Middle Suwannee River Area
National fact sheet - Middle Suwannee River Area Watershed (PDF, 705 KB)
The focus area watersheds are located in north central Florida approximately halfway between the cities of Jacksonville and Tallahassee along the Middle Suwannee River in Suwannee and Lafayette counties. The Suwannee River originates in the Okefenokee Swamp in Georgia and flows through North Central Florida for 245 miles before it empties into the Gulf of Mexico.
The Middle Suwannee suffers from water quality concerns over nutrients, sediment and pathogens. The river acts as a filter for pollutants entering the Suwannee River, which ultimately enters the Gulf of Mexico.
The hydrogeology of the area is of karstic nature with closed basins, stream to sink drainage, numerous springs and an unconfined aquifer with a high degree of recharge potential overlain by sandy, well-drained soils. Major land uses are cropland, forestlands and pastureland, with cropland being dominated by row crop agriculture. This area is extremely vulnerable to ground water contamination.
In addition, the Suwannee River and its floodplain provide some of the most productive wildlife habitats in Florida. It supports at least 54 species of fish, 39 species of amphibians, 73 species of reptiles, 232 species of birds and 39 species of mammals.
Escambia River Watershed
National fact sheet - Alabama and Florida – Escambia River Watershed (PDF; 872 KB)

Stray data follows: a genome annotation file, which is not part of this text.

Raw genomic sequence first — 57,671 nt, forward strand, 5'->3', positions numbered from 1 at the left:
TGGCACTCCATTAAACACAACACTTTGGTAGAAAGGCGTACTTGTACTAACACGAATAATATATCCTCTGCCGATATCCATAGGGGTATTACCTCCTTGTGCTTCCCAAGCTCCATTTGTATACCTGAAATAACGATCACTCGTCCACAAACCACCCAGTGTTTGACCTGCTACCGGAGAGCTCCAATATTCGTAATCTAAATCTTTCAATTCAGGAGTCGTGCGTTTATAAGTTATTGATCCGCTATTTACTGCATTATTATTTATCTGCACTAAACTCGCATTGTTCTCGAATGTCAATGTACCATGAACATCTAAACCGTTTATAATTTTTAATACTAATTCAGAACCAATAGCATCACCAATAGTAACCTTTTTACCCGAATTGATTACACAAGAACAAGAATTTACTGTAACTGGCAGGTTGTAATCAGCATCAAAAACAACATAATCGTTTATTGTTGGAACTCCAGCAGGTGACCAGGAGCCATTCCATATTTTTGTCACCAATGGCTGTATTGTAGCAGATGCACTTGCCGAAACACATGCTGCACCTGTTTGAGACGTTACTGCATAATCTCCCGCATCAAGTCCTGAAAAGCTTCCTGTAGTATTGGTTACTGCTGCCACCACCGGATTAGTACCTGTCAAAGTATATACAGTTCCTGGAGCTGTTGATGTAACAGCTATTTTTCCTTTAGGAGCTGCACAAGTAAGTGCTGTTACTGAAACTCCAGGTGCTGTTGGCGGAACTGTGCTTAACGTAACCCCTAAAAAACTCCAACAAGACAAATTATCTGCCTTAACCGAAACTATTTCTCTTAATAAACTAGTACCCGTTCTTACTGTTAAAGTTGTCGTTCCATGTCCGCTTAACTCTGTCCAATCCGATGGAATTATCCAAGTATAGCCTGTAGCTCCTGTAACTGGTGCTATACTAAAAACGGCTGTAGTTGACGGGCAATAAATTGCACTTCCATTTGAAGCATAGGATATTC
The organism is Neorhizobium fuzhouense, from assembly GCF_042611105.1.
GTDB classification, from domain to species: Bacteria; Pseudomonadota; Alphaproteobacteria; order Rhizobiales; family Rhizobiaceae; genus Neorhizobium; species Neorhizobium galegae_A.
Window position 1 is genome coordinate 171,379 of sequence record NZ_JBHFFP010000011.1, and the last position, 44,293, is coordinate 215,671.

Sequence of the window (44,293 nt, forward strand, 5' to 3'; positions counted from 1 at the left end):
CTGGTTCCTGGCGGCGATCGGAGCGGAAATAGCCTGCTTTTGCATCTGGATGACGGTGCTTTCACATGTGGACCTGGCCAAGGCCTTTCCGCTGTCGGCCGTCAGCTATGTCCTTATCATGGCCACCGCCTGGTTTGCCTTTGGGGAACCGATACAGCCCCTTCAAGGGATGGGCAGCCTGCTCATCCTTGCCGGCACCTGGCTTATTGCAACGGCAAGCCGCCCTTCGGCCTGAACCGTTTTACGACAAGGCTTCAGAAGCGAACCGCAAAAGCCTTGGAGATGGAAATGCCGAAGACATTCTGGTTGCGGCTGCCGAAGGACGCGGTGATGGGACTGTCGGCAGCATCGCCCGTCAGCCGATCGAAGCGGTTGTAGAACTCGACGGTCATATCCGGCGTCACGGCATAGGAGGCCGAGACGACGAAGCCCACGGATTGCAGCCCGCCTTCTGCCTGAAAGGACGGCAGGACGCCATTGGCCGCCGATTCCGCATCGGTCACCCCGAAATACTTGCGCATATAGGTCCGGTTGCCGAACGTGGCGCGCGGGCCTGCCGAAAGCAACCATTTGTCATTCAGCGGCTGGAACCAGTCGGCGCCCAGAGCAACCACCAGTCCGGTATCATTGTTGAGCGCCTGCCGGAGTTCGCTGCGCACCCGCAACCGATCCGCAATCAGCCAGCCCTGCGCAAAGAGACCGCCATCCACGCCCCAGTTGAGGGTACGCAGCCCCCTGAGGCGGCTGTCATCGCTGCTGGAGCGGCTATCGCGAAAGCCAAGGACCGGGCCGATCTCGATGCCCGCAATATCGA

The Escambia River is a large alluvial river that flows south from Alabama through the Florida Panhandle to the Pensacola Bay Estuary and the Gulf of Mexico. The Escambia River Basin is highly productive, and serves as a nursery for commercially important shellfish and finfish, as well as a diverse array of flora and fauna.
The Basin ecosystem provides diverse habitats ranging from mature bottomland hardwood forest to pine uplands, agricultural lands, and estuarine marsh. It provides important habitat for numerous species of plants and animals, including more than 85 native freshwater fish species, candidate mussel species, and rare, threatened, and endangered species such as the brown pelican and piping plover.
The estuary also acts as a filter for pollutants, provides shoreline stabilization, and offers recreational and educational opportunities for the local population and tourists.
In recent years, the Escambia River Watershed has experienced extreme drought conditions. Problems associated with sedimentation have been exacerbated by poor flushing and large sediment loads.
Current and historic land uses have left a legacy of polluted sediments that contribute to water quality concerns because of the threats that they pose to human health, aquatic health, and decreased fish and shellfish production.
The major land uses are cropland, forestland, rangeland and pastureland. Croplands in the area are dominated by row crop agriculture. The major crops are cotton and peanuts, with corn and soybeans as minor crops.